How this retailer and hair salon has adapted to supply chain challenges

Supply Chain NZ

Small businesses across New Zealand are facing supply chain challenges and stock shortages. Here’s how one ecommerce business and salon’s innovative responses.

At a glance

Here’s a snapshot of the advice from our interviewee:

  • Wellington-based hair salon and online retailer Sable has experienced extensive product and packaging supply challenges.
  • It’s shifted its thinking by prioritising email marketing and communication with its customer base.
  • Staying flexible in light of circumstances out of your control is key to effectively riding the waves of supply chain disruption.

When lockdowns heavily impacted face-to-face selling channels overnight, retail and consumer goods businesses called on their resilience and quickly found alternate routes to market. Consumers responded by taking up ecommerce. Delivery networks multiplied.

Still, retailers relying on the timely arrival of stock have faced significant problems, which has continued since the very start of the pandemic as global supply chains are significantly impacted by worker shortages. In February, one in five NZ small businesses cited ‘managing the supply chain’ among the top internal barriers to achieving business goals.*

When there isn’t enough stock to go around

Sable, a hair salon and online beauty retailer in the heart of Wellington, has felt the pinch of supply chain challenges.

Although Sable sources many of its products from New Zealand wholesalers, co-owner Anthea Digby-Smith says the business has experienced significant delays when bringing in products from overseas.

Sable sources its own range of hair accessories and lifestyle products from a supplier in Asia.

“Another Italian-based company we stock normally has a three- or four-month shipping time, but we have seen that double to eight months,” Anthea says.

Sable’s biggest challenge has been coping with delays from an American wholesaler which supplies retailers in both New Zealand and Australia.

“We have found that even though they have ordered quantities to supply salons in both Australia and New Zealand, they are limited to smaller shipments,” says Anthea. “Australia tends to keep most if not all of the stock. When there is enough stock to go around, the container arriving in New Zealand is delayed.

“Products also have closer expiry dates, which makes me think suppliers are buying more and holding the stock longer – so when it comes to our shelves we have to move it quicker. Christmas packs are arriving after Christmas, and are now being offered as Mother’s Day specials.”

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Strategies to stay connected with customers

Such delays are common, and not only limited to Sable’s line of products, but reflect a trend observed across the industry.

“We see companies now doing yearly product calendar releases, rather than quarterly releases,” Anthea observes. “We don’t seem to be benefiting from releases of new products within two to three months of the parent company launching. These are now six to 12 months later.”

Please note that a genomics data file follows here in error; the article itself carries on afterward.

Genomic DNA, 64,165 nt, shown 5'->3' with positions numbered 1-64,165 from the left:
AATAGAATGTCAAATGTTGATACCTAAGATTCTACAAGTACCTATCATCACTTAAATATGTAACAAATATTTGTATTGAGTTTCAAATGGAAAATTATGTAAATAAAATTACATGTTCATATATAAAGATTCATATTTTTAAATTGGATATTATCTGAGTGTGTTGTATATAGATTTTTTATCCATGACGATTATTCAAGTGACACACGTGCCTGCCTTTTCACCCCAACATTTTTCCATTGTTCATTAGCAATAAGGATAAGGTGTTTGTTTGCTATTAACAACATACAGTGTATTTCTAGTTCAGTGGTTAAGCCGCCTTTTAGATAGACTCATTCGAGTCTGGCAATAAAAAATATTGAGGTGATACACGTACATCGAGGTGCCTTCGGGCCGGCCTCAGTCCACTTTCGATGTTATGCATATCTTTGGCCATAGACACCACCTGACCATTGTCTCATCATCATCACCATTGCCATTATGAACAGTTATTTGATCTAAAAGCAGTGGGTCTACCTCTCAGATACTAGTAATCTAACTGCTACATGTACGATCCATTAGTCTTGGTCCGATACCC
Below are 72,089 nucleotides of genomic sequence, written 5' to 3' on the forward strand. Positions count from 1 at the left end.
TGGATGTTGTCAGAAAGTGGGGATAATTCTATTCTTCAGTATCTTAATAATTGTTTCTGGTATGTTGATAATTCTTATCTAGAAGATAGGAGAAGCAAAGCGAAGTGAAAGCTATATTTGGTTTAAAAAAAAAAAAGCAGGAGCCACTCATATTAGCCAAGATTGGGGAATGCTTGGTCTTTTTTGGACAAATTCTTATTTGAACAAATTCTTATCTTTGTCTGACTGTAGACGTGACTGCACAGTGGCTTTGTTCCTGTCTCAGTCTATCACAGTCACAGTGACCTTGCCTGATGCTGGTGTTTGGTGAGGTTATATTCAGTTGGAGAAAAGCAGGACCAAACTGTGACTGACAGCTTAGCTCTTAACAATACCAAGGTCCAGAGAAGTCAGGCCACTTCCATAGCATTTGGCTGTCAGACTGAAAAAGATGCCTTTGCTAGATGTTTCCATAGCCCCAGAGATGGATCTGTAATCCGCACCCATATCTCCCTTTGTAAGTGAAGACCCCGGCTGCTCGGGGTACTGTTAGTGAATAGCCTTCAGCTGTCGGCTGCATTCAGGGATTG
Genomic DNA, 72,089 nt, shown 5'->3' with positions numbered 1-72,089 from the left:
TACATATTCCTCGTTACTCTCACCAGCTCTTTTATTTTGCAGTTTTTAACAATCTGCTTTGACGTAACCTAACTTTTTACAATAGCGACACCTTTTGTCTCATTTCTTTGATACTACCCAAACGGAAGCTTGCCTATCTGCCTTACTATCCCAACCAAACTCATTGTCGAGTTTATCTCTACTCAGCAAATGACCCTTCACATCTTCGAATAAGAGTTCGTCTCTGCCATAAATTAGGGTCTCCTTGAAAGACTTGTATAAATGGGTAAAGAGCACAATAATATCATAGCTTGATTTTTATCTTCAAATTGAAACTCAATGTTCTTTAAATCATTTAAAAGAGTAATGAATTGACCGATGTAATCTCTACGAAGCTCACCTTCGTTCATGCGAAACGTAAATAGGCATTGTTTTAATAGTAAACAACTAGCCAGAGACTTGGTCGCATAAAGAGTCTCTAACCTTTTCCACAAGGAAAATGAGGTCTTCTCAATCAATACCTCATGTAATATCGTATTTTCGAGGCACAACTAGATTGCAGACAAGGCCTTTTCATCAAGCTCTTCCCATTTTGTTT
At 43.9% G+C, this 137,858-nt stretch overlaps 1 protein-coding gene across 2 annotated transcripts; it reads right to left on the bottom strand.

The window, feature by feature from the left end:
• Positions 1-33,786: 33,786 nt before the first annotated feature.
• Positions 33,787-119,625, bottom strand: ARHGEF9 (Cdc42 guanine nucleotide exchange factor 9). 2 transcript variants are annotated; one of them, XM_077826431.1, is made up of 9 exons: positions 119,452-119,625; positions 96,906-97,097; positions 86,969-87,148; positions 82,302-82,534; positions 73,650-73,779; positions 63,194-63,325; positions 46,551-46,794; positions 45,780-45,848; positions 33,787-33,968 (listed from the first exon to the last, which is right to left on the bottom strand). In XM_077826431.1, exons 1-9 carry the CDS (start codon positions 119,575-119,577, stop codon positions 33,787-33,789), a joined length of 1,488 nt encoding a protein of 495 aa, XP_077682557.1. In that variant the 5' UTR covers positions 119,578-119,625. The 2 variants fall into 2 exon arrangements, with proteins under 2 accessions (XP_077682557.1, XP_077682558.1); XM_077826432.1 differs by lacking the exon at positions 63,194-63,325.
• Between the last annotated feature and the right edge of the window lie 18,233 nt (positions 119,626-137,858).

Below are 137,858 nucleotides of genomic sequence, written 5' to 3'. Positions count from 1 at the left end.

By necessity, Sable has adopted strategies to mitigate the impact of a volatile supply market, starting with optimising the stock on hand and utilising technology such as email marketing to stay connected with customers. After all, without a satisfied consumer base there’s no business.

“We now stock up to three months’ worth of our biggest-selling ranges and products,” Anthea says. “We are ordering multiple times a month, using EDM to keep customers up-to-date with restocks and offering pre-orders on upcoming stock.”

According to Anthea, Sable’s long-term planning has undergone a shift as well – it now relies heavily on forecasting reports and close communication with supplier networks.

Anthea’s top tips for managing stock and dealing with suppliers

Supply chain uncertainty usually means that businesses often need to think outside the box to stay operational and maintain growth. As retailers across the country make plans to try to deal with a volatile and unpredictable supply chain, Anthea offers her recommendations for dealing with change and getting back up to speed:

  1. “Invest in a great stock management tool. You can easily see when you are getting low on stock and which products are surging in demand.”
  2. “Ask your suppliers why certain items are out of stock. Some out-of-stock items are due to packaging delays, so we will receive the stock unboxed or without the additional sleeves. Our customers are more than happy to have their products unboxed.”
  3. “Use EDM for back-in-stock notifications, pre-orders and restock releases. But also remember that sometimes things are beyond your control.”

*’Understanding the priorities and financial needs of small businesses’, One Picture and Prospa, February 2022.

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